The San Francisco Chronicle
Two top executives at Kaiser Permanente will leave July 1, including its California division president, whose job has been eliminated by the giant nonprofit health group.
With the announcement, made late Friday afternoon, three top executives are leaving the Oakland health maintenance organization since new Chairman and Chief Executive Officer George Halvorson took control May 1.
Kaiser Foundation Health Plan, Kaiser Foundation Hospitals Inc. and subsidiaries comprise the nation’s largest nonprofit HMO and cover one-third of Californians with health insurance. Kaiser recently has made progress in a financial makeover following three consecutive annual losses in the mid-1990s.
California division President Dick Pettingill, who had been a candidate for Halvorson’s position, now won’t have a job at Kaiser at all. His post is disappearing as a result of restructuring.
Instead all eight geographic regions will report directly to Oakland headquarters, according to a written statement from the HMO.
In addition, Bill Gillespie, executive vice president for patient safety
and clinical information systems, is departing to return to the East Coast, the statement said. He will be replaced by Louise Liang, chair of the nonprofit Institute for Healthcare Improvement in Boston.
The two departures follow last week’s announcement that Dale Crandall, president and chief operating officer, will resign in July after four years with Kaiser.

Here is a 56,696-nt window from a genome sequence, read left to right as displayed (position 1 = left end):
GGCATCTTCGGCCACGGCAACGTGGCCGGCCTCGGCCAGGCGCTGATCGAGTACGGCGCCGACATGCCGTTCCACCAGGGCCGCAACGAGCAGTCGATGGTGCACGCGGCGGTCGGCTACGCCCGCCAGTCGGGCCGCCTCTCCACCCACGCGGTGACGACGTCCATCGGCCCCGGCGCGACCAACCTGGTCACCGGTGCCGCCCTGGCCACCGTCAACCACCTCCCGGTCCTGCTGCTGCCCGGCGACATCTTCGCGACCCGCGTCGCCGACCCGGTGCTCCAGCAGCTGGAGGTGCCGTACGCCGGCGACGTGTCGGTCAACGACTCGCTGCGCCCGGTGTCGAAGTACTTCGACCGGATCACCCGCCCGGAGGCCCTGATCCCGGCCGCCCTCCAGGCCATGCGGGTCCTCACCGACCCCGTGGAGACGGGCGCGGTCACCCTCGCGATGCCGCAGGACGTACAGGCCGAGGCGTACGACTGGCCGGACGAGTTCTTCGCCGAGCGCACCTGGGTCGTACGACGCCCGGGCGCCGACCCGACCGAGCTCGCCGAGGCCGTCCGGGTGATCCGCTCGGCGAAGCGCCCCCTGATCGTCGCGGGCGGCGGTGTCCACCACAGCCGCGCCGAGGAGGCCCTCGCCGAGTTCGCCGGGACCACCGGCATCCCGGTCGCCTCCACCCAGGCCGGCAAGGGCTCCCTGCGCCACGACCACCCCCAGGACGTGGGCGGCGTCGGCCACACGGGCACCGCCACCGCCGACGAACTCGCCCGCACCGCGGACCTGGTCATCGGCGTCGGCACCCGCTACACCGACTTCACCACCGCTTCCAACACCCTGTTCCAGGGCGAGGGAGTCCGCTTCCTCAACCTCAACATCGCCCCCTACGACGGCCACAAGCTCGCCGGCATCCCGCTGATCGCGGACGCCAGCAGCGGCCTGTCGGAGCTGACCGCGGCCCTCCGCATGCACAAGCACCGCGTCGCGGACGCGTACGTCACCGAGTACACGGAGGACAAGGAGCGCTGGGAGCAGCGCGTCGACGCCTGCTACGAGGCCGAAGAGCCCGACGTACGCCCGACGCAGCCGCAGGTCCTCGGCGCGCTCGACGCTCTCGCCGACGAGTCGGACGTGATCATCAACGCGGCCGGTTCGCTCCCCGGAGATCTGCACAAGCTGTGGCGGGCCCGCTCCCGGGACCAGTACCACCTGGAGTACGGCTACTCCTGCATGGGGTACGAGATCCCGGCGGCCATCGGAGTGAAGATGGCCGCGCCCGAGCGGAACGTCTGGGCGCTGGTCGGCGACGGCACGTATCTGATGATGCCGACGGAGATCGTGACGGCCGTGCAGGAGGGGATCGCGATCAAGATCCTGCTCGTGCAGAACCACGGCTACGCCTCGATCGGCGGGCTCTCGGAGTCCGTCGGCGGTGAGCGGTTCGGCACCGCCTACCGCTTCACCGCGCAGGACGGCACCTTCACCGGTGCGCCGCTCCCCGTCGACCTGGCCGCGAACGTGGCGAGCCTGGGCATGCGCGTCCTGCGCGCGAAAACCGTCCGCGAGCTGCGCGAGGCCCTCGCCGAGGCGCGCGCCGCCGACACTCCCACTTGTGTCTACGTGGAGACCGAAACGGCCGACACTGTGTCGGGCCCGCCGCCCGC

Halvorson, who had been president and chief executive of HealthPartners in Minneapolis, Minn., joined Kaiser and replaced retiring CEO David M. Lawrence, who had been at the helm for more than a decade.
Pettingill and Halvorson were unavailable for comment late Friday.
Kaiser spokeswoman Beverly Hayon said the restructuring will help create “an organization that moves quickly and makes decisions quickly.”
She said that Pettingill’s departure was his choice but that the elimination of his job also makes sense for the HMO: “It’s just one more layer of management and bureaucracy that slows us down.”
The departures are “absolutely the new CEO cleaning house,” which potentially will bring much-needed change, said Jamie Court, executive director of the Foundation for Taxpayer and Consumer Rights, a Santa Monica consumer advocacy group.
A top California health official said change could be positive for
Kaiser. “When it’s change in the state’s largest HMO, I think that offers key opportunities to move forward in areas of patient protection,” said Daniel Zingale, head of the state Department of Managed Health Care.
Zingale’s agency and Kaiser are embroiled in a legal battle over a $1.1 million fine against Kaiser for alleged patient care deficiencies and grievances.
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